Volunteer teachers promote healthy lifestyles for students in Georgia

For four teachers at Public School 17 in Kutaisi, Georgia, teaching high school students was more than a job. It was a commitment to helping their young students navigate the path to adulthood in as safe and healthy a way as possible. Every day for three hours, Nato Kuprava, Irina Burjaliani, Tea Kutateladze and Eka Murusidze stayed after school on a volunteer basis to teach their students about reproductive health, sexually transmitted diseases, drug and alcohol abuse, and other social issues such as early marriage.

Prior to this after school program, which was called Healthy Lifestyles, teenagers at Public School 17 had little to no access to accurate reproductive health and substance abuse information. Drug use, early marriage, and involvement with petty crime were common problems among Georgian youth, who often felt their opportunities in life were limited.


Public School 17 teachers pose with Healthy Lifestyles project staff. (L-R: Nana Koirtia of Save the Children, Tea Kutateladze, Richard Wang of JSI Research & Training Institute, Inc., Eka Muruzeba, Nato Gorubdze, and Irina Bagriliani.

Healthy Lifestyles was a component of the Healthy Women in Georgia program which was implemented by JSI Research & Training Institute, Inc., and Save the Children and supported by USAID, and aimed to educate students about protecting themselves against the dangers of substance abuse and unprotected sex. The program also empowered students to make informed and healthy choices affecting their lives. More than 100 secondary schools in Georgia actively participated in the program.

To become certified Healthy Lifestyles instructors, public school teachers participated in a four-day training where they learned how to discuss sensitive health and social issues with youth, as well as how to manage the program and communicate it to parents and students. The trainings were led by local physicians trained from a curriculum created specifically for Georgia by international public health consultants.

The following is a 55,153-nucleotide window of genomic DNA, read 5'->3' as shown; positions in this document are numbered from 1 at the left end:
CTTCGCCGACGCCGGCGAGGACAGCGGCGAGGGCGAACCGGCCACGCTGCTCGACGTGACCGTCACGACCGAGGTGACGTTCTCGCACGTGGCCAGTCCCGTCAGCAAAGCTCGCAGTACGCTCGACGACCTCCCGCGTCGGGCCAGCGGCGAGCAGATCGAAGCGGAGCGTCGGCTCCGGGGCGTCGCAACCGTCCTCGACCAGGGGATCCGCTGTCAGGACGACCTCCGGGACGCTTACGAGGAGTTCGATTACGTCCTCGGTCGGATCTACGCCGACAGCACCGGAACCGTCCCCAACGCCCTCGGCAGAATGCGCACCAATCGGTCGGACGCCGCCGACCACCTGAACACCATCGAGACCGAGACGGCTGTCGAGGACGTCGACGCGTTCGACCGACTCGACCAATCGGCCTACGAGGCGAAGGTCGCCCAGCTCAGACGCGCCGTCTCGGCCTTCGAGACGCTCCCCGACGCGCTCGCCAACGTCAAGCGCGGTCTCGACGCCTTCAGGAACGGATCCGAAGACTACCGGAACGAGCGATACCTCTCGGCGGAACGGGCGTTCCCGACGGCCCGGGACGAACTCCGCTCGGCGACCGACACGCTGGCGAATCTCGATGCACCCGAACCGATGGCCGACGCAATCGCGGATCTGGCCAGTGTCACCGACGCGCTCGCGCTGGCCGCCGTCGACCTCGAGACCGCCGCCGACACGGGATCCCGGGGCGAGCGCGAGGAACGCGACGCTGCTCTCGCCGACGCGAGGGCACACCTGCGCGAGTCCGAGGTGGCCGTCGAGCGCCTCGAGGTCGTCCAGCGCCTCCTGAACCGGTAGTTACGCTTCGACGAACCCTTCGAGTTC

The teacher training and Healthy Lifestyles curriculum was certified by the Ministry of Education and Science of Georgia, as well as by Ministry of Labor, Health and Social Affairs of Georgia as a complementary reproductive health module. Thanks to the focus on domestic training, and with full backing from the respective ministries, the Healthy Lifestyles program ensured Georgian youth continued access to accurate healthy lifestyle information.

A tenth grade boy attended a session on quitting smoking led by Irina Burjaliani. The teenager could not quit smoking on his own and wanted help. After numerous counseling sessions from Irina, the boy put away cigarettes for good. As an added benefit, he went on to become certified as a Peer Leader and counseled other students on positive lifestyle choices. Nato, Tea, Irina and Eka motivated an impressive 80% of Public School 17's 450 students to take part in the Healthy Lifestyles program. Twenty students chose to complete a two-day training to become certified peer leaders, making them an additional source of accurate information for their classmates.